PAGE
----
5. Going in now saved Palestinian lives. The discovery of a vast network of tunnels from Gaza into civilian areas of Israel proved just how critical the ground war was — and how lifesaving. Had Israel waited until a surprise, 9/11-style tunnel-based terror attack killed hundreds of Israelis, imagine the response. The Israel Defense Forces would have charged in full bore against an even better prepared Hamas. The death toll among Palestinian civilians and Israelis would have been far greater.

6. Israel may be losing support where it counts most: in the future. In the United States, younger Americans are far less likely to say Israel’s actions in the Gaza Strip are justified. According to a Gallup poll last week, only 25 percent of Americans aged 18-29 support the Israeli position. American Jewish philanthropists need to ask what happened to the tens of millions of dollars they’ve spent to make Israel’s case.

Pro-Palestinian rally outside of the Israel Consulate offices in Los Angeles. Photo by Jeffrey Hensiek

7. Hypocrisy is the new normal. Blaming Israel for a disproportionate use of force? How many Iraqi civilians did America kill in the Iraq War? (At least 130,000.) How many American civilians did Iraqis kill? (245.) And where were all these protesters when Bashar Assad was slaughtering his own people? Twice as many Syrians were killed in war as Gazans last month. “If I were Assad right now,” wrote the Pakistani doctor Ali Rizvi on HuffPo, “I’d be thanking God I’m not Jewish.”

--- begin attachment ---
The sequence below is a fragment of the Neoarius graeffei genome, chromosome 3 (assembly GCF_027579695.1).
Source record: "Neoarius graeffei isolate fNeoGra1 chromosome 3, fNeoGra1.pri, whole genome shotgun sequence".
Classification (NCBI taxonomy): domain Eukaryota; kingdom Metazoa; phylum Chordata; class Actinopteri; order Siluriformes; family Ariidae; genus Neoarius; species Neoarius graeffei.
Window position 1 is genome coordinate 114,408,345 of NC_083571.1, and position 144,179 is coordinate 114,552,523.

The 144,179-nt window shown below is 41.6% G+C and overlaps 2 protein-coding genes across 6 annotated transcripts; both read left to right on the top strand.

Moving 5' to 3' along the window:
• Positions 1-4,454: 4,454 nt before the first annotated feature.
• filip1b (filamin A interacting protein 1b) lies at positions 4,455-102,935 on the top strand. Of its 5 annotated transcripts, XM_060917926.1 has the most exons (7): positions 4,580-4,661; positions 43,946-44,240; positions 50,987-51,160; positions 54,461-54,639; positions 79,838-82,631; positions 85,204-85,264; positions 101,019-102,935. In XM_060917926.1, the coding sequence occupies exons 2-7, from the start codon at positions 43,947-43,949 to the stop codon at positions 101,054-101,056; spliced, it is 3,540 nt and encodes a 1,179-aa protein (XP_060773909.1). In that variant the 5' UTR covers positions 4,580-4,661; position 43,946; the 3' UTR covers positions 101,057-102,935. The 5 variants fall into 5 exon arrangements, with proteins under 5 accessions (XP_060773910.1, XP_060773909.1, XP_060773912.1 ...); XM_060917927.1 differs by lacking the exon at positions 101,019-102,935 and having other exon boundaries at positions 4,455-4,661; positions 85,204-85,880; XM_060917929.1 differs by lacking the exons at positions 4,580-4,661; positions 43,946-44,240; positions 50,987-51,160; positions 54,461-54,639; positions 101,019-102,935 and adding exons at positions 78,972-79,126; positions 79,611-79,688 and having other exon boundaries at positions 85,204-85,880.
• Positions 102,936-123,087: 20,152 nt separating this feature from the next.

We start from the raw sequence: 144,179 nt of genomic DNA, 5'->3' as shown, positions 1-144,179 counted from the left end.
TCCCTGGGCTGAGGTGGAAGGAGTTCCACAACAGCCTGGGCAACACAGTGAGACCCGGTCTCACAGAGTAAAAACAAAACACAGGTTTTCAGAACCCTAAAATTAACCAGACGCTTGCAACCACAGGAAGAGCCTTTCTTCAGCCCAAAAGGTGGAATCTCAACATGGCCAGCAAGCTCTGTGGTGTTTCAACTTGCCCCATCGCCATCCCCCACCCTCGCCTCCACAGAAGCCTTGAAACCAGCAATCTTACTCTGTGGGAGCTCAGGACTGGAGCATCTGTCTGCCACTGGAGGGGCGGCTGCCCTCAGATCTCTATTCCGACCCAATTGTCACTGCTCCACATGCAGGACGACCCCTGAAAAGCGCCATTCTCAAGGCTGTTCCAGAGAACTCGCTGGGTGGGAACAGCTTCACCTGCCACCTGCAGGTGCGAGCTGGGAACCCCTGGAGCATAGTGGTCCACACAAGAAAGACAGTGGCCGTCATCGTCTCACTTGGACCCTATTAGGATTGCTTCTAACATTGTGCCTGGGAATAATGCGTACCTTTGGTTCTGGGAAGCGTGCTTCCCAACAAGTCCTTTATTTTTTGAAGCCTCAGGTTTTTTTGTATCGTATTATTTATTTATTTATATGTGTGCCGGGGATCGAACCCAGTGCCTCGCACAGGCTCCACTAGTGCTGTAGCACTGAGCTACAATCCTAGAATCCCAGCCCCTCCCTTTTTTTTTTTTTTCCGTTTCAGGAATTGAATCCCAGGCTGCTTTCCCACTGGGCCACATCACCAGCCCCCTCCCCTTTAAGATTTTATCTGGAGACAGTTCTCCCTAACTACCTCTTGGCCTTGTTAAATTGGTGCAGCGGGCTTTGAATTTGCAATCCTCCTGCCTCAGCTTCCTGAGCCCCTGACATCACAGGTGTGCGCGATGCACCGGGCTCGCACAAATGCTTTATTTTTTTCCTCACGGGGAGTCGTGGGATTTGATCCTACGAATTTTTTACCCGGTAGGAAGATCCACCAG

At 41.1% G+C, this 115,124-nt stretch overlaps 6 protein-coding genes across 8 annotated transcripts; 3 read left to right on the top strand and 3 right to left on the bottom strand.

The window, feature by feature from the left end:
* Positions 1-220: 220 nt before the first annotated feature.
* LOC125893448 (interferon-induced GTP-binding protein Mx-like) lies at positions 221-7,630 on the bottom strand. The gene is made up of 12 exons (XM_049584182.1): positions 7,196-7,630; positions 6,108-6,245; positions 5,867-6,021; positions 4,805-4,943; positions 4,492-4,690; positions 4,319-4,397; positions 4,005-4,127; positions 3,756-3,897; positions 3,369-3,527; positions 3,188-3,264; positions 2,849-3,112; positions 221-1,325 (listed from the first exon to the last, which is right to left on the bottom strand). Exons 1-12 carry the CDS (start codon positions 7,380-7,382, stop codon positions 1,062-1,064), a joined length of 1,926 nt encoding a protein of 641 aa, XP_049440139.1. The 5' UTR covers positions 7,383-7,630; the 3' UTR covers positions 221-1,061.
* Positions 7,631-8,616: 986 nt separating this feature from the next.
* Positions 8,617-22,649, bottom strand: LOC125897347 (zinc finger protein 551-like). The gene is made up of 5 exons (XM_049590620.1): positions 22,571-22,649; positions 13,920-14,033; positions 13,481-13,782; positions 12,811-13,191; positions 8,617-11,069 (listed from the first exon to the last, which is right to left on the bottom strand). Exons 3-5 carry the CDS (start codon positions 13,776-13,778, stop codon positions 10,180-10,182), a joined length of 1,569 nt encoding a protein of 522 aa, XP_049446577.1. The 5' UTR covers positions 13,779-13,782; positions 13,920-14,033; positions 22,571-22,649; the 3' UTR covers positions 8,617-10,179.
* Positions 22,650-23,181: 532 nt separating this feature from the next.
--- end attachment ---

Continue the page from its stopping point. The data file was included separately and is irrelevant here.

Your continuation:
8. Israel, American and world Jewry is a community. The outpouring of support for Israeli soldiers, even among those who harbor doubts about the government’s policy, shows the deeper bonds of community — and destiny — that unite us.

9. Europe: Anti-Semitism is calling; it missed you. This war revealed the need for a serious set of government and NGO actions to deal with anti-Semitic forces in Europe, especially among Muslim communities.

Pro-Palestinian protesters burn an Israeli flag in Paris on July 19. Photo by Philippe Wojazer/Reuters

10. There are voices of moderation, reconciliation and peace, and we must strengthen them. Pay no attention to people who think their side is completely blameless and the other side is 100 percent at fault. Pay no attention to people who assert that the conflict between Arabs and Jews is eternal and inevitable. In 1967, who’d have thought Israel’s strongest allies against the hare-brained cease-fire schemes of U.S. Secretary of State John Kerry would be Egypt and the PLO? There are moderate voices in Israel, in Palestine and around the world. We must defeat the extremes, and strengthen, support and give hope to the shell-shocked middle.

Rob Eshman is publisher and editor-in-chief of TRIBE Media Corp./Jewish Journal. E-mail him at robe@jewishjournal.com. You can follow him on Twitter @foodaism.